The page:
Is it possible to simulate transistors using open-source tools only?
How fast are the available solvers?
How hard is it to interface with existing PDKs?
The following talks provide very promising answers:
* ngspice - an open source mixed signal circuit simulator, by Holger Vogt
* Gnu Circuit Analysis Package (GnuCap), by Al Davis
* Converting 45nm transistor netlists to open standards, by Thomas Benz
Which foundries are the most friendly to open-source? Is there an open-source #PDK?
Kholdoun Torki of Circuits-Multi-Projects (https://mycmp.fr/) provided a great overview:
"Towards Foundry PDKs on Free CAD Tools"
All the recordings of the Free Silicon Conference are now online:
Day 1 focuses on high-level design. Some of the concepts presented in the first talks can be partially applied to FPGAs as well
Day 2 discusses aspects closer to silicon, such as PDKs, memory generators and layouting
Day 3 presents hands-on tutorials
The full program is available at:
The past Free Silicon Conference was opened with a great talk by Todd Weaver from #Purism:
"The Future of Computing and Why You Should Care"
Is it possible to design a silicon chip using 100% Free and Open Source (FOS) tools?
Can one publish the layout?
Which impact can be expected?
These are few of the questions that thirty-six speakers will address at the second Free Silicon Conference (#FSiC).
Last chance to attend: reservation deadline is next week (February 21):
Cannot join in Paris? No worries! We are preparing the equipment to record all the sessions.
Tomorrow (Sunday February 3) the "CAD and Open Hardware" conference will take place at #FOSDEM (Brussels):
Last year's edition (with video-recordings):
Twenty-seven speakers have already confirmed their presence at the Free Silicon Conference (#FSiC):
The high-level design session will include speakers from:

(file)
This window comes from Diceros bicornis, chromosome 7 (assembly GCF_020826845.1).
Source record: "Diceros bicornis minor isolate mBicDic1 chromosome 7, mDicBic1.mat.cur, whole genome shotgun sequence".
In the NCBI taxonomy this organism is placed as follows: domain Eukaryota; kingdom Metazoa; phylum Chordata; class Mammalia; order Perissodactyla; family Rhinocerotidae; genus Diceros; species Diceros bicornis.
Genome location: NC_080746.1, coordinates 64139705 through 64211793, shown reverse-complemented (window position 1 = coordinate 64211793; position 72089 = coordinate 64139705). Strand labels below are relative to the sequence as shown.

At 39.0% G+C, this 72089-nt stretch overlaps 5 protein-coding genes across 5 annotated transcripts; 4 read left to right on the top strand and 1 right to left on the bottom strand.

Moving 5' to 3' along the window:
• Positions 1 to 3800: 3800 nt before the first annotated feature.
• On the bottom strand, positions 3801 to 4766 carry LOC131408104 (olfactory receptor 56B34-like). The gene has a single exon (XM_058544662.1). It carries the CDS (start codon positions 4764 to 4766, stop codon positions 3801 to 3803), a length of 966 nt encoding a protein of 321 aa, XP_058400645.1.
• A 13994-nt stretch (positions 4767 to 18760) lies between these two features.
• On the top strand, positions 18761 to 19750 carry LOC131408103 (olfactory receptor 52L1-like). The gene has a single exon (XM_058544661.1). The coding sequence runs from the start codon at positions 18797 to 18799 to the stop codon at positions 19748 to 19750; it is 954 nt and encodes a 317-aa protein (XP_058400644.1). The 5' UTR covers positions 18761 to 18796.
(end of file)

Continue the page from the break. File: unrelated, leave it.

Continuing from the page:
Twenty-five speakers have already confirmed their presence at the Free Silicon Conference (#FSiC):
The introduction on Day 1 will begin with talks of:
Which impact will the first free and open (layout included) chips have on security, education and cooperative projects?
A small selection about #silicon and place-and-route tools:
LibreSilicon - decentralizing semiconductor manufacturing
The nextpnr FOSS FPGA place-and-route tool
OpenCores is specialized on FPGAs:
However, HDL code alone is not sufficient for silicon. It is just one input for the design loops involving place-and-route, parameter-extraction, timing-analysis, etc.
By creating FOS CAD tools we are bridging the gap between HDL and layouts.
Not all CAD tool vendors publish part or all of their licenses, hence the list below is not exhaustive:
https://www.synopsys.com/verification/prototyping/haps/synopsys-license-agreement.html (section 2.2 comma 3)
http://s3.mentor.com/company/enduser-english.pdf (section 4.1)
Those using such tools should refer to the text of their licenses directly.
Where can you download, modify and share a silicon IP block just like you do, say, with gcc?
The licenses of mainstream proprietary silicon CAD tools explicitly forbid publishing anything created with them. This is partially due to keep algorithms, such as place-and-route, more secret.
It is like writing a book with a proprietary word processor and then not having permission to publish it for not revealing how the grammar checker works.
Free silicon requires free CAD tools.
Thanks for the suggestion. In case of need we'll come back to you. For now we have several other logistic aspects to focus on first.
It depends from the foundry. Still, 100% self-created standard cells do not contain (if at all) accurate spice models necessary to make analog components (needed for example for input/output) so only simple digital-only circuits are possible.
If the self-created cells can be derived from general abstract principles (and then adapted to the exact foundry parameters), the foundry should not be able to claim any ownership.
Some members are listed here: https://wiki.f-si.org/index.php/FSiC2019#Organizing_committee .
Our logo intentionally resembles the FSF logo because we aim to be for silicon what the FSF is for software. We had extensive discussions with Richard Stallman before deciding to create the F-Si.
The F-Si is formally a "Swiss Verein" according to Art. 60-79 of the ZGB (see en.wikipedia.org for legal details and budget checking rules).
The F-Si budget is currently below 10kEur.